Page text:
The “second half collapse” is one of the more painful realities in sports. Nothing hurts more than having your favorite team’s once high hopes melt away right in front of you. Even worse: as a fan, there is absolutely nothing you can do about it. You are forced to sit there and watch it unfold. Unfortunately for Brewers’ fans, the Brewers are no stranger to this reality.
Many collapses have occurred in the team’s existence. Some led to the postseason, some led to close finishes, and one led to the implosion of the team’s core. Some of these collapses even relate to the team today. Here are a few notable collapses in the franchise’s history.
Honorable Mentions: 1982, 2008
These two don’t really belong here, as both teams qualified for the postseason. However, they both came very close to losing that honor.
The 1982 Brewers were a remarkable story. A team that had playoff aspirations was left treading water early in the season. After a 23-24 start to the ‘82 season, Harvey Kuenn took over as manager, in what turned out to be a great move. “Harvey’s Wallbangers” caught fire in the second half as they were up three games in the AL East division with four left to play. If they avoided a four-game sweep at the hands of the Baltimore Orioles, they would be division champs.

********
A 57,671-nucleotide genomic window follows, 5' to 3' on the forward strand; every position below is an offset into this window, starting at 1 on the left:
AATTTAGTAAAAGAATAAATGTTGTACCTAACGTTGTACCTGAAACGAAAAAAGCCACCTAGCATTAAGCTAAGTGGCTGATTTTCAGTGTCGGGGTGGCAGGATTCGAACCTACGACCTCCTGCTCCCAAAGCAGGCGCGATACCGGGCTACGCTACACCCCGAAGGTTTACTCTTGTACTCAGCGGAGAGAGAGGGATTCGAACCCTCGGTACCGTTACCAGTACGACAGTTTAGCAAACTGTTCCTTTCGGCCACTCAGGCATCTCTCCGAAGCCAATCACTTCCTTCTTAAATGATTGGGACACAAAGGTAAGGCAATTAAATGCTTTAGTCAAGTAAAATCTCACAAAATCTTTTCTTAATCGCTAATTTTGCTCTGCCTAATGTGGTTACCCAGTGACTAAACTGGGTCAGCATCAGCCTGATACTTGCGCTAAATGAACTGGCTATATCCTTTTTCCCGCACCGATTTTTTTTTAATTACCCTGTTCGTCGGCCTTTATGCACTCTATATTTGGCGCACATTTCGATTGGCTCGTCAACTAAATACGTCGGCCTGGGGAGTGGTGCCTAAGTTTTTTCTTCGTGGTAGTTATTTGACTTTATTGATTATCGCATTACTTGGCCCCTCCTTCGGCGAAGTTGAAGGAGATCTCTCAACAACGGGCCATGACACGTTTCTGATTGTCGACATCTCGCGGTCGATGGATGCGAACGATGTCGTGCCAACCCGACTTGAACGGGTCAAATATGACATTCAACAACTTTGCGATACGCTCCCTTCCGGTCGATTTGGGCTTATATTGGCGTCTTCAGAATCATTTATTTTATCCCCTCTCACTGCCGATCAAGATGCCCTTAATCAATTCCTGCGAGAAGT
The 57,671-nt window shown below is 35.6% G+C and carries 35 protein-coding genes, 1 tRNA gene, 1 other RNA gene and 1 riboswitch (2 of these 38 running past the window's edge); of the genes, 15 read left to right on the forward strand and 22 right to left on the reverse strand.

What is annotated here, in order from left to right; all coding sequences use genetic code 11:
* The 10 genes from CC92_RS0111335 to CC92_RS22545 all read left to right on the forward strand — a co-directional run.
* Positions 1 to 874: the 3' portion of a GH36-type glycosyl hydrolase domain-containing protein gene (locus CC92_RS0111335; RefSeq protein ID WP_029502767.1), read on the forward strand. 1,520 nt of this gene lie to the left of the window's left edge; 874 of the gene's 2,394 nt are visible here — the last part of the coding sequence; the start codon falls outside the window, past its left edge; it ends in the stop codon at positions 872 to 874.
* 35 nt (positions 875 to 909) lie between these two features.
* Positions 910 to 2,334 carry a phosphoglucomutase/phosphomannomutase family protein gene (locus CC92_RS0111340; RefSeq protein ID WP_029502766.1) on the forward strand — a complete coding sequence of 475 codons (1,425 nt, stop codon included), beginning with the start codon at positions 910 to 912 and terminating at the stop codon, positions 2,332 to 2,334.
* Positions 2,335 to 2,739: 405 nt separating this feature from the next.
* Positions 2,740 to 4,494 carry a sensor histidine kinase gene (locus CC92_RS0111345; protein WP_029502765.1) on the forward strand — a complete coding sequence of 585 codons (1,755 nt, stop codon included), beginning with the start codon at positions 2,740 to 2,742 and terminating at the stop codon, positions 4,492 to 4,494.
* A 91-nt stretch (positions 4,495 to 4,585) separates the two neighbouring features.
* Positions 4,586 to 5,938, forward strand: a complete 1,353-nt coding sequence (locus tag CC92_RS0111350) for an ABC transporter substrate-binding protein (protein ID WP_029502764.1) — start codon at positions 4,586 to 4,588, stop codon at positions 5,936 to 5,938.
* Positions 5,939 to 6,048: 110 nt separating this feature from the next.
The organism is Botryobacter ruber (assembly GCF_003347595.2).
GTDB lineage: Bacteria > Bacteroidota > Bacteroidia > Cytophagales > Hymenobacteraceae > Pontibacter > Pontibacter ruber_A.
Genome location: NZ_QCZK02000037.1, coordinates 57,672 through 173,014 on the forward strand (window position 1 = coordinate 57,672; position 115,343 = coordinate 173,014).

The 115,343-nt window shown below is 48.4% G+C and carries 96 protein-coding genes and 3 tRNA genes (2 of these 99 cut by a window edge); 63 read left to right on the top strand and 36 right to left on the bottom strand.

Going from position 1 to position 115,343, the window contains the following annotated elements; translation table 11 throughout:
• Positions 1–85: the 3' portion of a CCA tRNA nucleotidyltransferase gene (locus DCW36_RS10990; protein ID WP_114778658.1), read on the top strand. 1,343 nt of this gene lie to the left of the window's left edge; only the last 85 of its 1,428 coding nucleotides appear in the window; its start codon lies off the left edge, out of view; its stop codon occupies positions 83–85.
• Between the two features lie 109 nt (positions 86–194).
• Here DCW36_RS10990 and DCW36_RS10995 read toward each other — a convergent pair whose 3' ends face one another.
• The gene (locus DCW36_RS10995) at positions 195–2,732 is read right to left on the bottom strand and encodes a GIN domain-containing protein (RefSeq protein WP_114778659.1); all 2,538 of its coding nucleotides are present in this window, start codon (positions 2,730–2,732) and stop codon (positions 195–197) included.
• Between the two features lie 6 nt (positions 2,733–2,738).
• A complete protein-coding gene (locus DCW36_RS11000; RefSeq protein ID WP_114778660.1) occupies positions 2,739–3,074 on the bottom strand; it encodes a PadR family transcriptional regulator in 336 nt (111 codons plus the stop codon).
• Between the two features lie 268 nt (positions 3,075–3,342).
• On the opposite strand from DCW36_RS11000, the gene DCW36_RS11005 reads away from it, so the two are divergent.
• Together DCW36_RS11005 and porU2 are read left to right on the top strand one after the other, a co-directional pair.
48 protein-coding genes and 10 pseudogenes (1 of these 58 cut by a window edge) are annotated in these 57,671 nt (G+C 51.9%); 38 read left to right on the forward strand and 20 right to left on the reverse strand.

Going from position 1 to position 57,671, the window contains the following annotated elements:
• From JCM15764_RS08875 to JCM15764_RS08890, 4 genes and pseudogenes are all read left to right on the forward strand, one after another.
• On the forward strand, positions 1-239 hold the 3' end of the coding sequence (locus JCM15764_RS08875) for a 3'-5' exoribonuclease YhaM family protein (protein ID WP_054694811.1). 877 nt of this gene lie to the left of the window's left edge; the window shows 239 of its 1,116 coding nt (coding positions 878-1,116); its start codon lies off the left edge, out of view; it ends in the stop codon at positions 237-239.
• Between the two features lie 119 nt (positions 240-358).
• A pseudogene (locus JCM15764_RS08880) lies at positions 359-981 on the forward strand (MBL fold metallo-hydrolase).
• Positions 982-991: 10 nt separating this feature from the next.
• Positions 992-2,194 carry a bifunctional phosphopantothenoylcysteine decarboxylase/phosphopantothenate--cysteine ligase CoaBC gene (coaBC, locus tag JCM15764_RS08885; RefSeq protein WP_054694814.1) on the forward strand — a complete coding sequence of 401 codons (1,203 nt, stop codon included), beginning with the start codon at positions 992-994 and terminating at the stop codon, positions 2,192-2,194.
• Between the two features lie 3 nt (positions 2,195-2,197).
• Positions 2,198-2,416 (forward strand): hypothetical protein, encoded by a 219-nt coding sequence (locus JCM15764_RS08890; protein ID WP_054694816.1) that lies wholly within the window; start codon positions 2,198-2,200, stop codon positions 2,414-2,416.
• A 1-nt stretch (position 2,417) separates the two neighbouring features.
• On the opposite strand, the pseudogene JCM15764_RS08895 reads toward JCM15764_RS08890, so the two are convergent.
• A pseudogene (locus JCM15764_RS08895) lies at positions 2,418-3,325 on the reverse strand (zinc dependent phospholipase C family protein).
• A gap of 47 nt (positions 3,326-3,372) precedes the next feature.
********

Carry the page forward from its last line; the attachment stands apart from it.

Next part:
You can probably see where this is going.
The Brewers lost the next three and fell into a tie for first in the AL East with only game #162 left. Luckily, the offense would come alive as they won that game 10-2. They would go on to win the AL pennant before losing the World Series to the Cardinals. They avoided total collapse, but just barely.
The 2008 Brewers were a different story. They had built a solid five and a half game lead in the NL wild card at the end of August. Led by a dominant CC Sabathia, you would think that they would hold it, right?
The Brewers would flounder down the stretch before a gassed Sabathia was able to will his team to the postseason. They would lost the NLDS to the eventual world champion Phillies 3-1.
The First Year of a Window Ends in Disappointment
The 2007 Brewers seemed hopeful to finally break through and take a playoff spot after decades of disappointing finishes and generally bad teams. Luckily, with a new owner and GM, the Brewers seemed to have a core set up for the future.
Milwaukee had Prince Fielder at first, Rickie Weeks at second, JJ Hardy at shortstop, and a top prospect coming in at third to round out the young infield. They also had old friends as veteran presences in Geoff Jenkins, Bill Hall, and Craig Counsell. Although that team is solid, they were about to get a massive boost at the hot corner, in the shape of a twenty three year old top prospect.
With the fifth pick in the 2005 MLB Draft, the Brewers took Universty of Miami (FL) third baseman Ryan Braun. Braun skyrocketed through the Brewers’ minor league system in 2005 and 2006 until his call up on May 24th, 2007. The Brewers were already six games into first place in the Central, and were looking to make it to October.
.Spoiler alert: that didn’t happen.